|Publication number||US6502630 B1|
|Application number||US 10/011,069|
|Publication date||Jan 7, 2003|
|Filing date||Dec 3, 2001|
|Priority date||Dec 3, 2001|
|Also published as||CA2465339A1, CA2465339C, DE60224571D1, DE60224571T2, EP1451501A1, EP1451501B1, WO2003048631A1|
|Publication number||011069, 10011069, US 6502630 B1, US 6502630B1, US-B1-6502630, US6502630 B1, US6502630B1|
|Inventors||Ian Alexander Macfarlane, Keith Martin Morgan, Thomas Francis Haslam-Jones, Nigel Walters, Jean Omer Gagnon|
|Original Assignee||Pratt & Whitney Canada Corp.|
|Export Citation||BiBTeX, EndNote, RefMan|
|Patent Citations (14), Referenced by (7), Classifications (11), Legal Events (4)|
|External Links: USPTO, USPTO Assignment, Espacenet|
1. Field of the Invention
The present invention relates generally to hydraulic fluid reservoirs and, more particularly, to a hydraulic fluid reservoir including a cooling system.
2. Description of the Prior Art
Aircraft engines require lubrication. Aircraft turbine engine lubricating systems generally comprise a hydraulic circuit including a pump drawing oil from an oil tank to provide lubrication to engine components, such as bearings, via distribution lines, and return lines to return the oil back into the tank. A separate oil cooler, such as an air-cooled oil cooler or a fuel-oil heat exchanger, is typically connected to the return line in series with the oil tank to cool the lubricating oil that has been pumped therefrom. Such a separate oil cooler adds to the cost and weight of the engine lubricating system.
U.S. Pat. No. 4,947,963 issued on Aug. 14, 1990 to Aho discloses a vented oil supply reservoir for aircraft comprising a substantially cylindrical swirl vessel enclosed within an oil tank for permitting venting and adequate supply of oil at all altitudes. Return oil from exterior equipment is tangentially introduced into the swirl vessel so as to create a forced vortex in the vessel. A drain is provided at the bottom of the vessel to permit excess oil to drain into the interior of the oil tank about the swirl vessel. This arrangement requires a separate oil cooler external to the oil tank to cool the lubricating oil that has been pumped therefrom.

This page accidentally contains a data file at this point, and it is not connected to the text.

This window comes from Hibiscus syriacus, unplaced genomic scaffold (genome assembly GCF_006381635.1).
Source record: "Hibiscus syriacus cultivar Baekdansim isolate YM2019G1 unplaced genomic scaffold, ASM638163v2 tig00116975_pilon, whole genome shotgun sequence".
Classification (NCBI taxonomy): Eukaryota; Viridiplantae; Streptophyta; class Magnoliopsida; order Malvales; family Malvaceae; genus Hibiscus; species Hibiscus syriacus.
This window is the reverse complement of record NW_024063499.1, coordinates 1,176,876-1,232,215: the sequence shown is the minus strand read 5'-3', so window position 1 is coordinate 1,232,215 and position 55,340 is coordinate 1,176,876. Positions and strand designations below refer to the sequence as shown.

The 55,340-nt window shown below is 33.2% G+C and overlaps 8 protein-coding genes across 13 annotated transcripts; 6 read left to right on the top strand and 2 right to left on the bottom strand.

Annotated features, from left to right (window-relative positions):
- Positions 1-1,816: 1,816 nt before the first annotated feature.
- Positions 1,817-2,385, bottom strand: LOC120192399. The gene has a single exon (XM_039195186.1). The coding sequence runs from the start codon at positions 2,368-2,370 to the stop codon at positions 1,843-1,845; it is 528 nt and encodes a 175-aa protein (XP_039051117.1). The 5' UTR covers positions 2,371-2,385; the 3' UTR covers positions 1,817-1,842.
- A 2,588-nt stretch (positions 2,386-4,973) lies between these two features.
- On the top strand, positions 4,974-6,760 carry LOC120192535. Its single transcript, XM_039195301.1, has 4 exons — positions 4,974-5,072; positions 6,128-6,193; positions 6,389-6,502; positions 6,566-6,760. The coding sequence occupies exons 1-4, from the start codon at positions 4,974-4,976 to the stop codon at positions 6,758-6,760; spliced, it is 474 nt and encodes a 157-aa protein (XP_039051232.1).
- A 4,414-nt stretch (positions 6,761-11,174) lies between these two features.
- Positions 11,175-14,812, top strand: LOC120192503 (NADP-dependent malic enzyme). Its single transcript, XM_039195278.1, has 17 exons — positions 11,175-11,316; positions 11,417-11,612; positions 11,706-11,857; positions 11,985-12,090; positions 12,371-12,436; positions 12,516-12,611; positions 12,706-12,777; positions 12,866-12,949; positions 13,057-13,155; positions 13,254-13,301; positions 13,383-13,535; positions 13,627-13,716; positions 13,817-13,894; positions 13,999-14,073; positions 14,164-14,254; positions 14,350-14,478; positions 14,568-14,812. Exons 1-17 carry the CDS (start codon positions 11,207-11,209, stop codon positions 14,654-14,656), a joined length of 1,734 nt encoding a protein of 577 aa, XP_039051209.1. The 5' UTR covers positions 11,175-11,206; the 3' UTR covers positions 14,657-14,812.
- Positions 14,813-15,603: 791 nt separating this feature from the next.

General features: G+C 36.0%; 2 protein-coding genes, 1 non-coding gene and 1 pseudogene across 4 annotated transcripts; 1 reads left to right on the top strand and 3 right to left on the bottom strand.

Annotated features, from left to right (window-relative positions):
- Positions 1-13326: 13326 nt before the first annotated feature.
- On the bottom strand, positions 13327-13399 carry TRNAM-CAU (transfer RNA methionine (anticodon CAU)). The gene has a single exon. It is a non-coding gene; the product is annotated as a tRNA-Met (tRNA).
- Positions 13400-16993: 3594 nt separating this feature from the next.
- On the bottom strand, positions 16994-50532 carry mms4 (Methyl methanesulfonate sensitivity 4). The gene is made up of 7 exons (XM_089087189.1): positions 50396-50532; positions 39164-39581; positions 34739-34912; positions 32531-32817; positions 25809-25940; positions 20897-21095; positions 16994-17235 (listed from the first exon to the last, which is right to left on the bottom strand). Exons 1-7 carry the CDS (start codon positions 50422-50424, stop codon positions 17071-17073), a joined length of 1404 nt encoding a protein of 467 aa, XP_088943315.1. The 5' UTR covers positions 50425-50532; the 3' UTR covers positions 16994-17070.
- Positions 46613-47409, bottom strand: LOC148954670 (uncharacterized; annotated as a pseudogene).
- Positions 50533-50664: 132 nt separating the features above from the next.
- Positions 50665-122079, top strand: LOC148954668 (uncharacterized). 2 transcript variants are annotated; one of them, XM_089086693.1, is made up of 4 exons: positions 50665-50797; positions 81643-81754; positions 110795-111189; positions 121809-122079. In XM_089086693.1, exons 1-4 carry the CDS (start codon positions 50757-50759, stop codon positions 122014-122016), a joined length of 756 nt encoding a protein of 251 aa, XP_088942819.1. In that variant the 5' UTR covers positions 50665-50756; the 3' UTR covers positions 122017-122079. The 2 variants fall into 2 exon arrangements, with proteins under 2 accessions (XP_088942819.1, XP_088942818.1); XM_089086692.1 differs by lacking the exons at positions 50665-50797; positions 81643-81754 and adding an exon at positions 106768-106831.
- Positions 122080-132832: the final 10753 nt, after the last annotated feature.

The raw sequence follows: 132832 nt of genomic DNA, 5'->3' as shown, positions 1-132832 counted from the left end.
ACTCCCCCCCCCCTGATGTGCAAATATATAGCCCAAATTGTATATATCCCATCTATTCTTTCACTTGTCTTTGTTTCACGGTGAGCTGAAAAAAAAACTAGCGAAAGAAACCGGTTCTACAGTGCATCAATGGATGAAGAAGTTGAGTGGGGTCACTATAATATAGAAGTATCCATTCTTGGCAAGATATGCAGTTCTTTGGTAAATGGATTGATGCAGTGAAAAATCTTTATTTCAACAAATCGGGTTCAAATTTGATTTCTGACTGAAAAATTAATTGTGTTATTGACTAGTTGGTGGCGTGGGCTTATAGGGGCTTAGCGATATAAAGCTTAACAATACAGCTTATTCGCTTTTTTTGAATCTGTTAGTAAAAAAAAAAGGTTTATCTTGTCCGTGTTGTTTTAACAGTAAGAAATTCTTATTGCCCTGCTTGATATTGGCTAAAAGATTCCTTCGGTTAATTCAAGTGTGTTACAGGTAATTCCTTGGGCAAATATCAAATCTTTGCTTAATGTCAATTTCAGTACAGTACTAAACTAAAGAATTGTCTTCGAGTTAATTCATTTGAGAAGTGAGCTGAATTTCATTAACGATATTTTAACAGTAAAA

U.S. Pat. No. 5,718,281 issued on Feb. 17, 1998 to Bartalone et al. discloses a combined cooler, reservoir and filter for an automobile power steering system. The reservoir comprises a frusto-conical sidewall made of heat conductive material and having cooling fins extending outwardly therefrom. The oil is introduced into the interior of the reservoir via an inlet provided at a bottom end thereof and is caused to flow axially upwardly before being recirculated axially downwardly along the inner surface of the frusto-conical side wall. Air is circulated over the cooling fins to remove heat from the power steering fluid contacting the interior surface of the frusto-conical wall.
Although, the combined cooler, reservoir and filter disclosed in the above-mentioned patent performs satisfactorily when used in an automobile power steering system, it has been found that there is a need for a new convectively-cooled fluid reservoir offering increased cooling capacity.
It is therefore an aim of the present invention to provide a new hydraulic fluid reservoir wherein the hydraulic fluid is cooled within the reservoir, thereby dispensing with the need for a separate hydraulic fluid cooler.
It is also an aim of the present invention to increase the heat dissipation rate of a hydraulic fluid reservoir.
It is a further aim of the present invention to provide a new method of cooling a hydraulic fluid within a reservoir.
Therefore, in accordance with the present invention, there is provided a combined cooler and oil tank system, comprising an oil tank having a tank cavity, a vortex chamber integrated to said oil tank, said vortex chamber having a side wall, an inlet at an upper end portion of said vortex chamber for directing incoming oil, under pressure, into said vortex chamber in a generally tangential fashion and causing said incoming oil to centrifugally contact an inner surface of said side wall while the oil swirls down to a lower end portion of said vortex chamber; a heat exchange promoting structure on an outer surface of said side wall of said vortex chamber for promoting heat transfer from the oil to a cooling fluid flowing over said heat exchange promoting structure as the oil swirls down along said inner surface, and an outlet at said lower end portion of said vortex chamber for directing cooled oil into said tank cavity.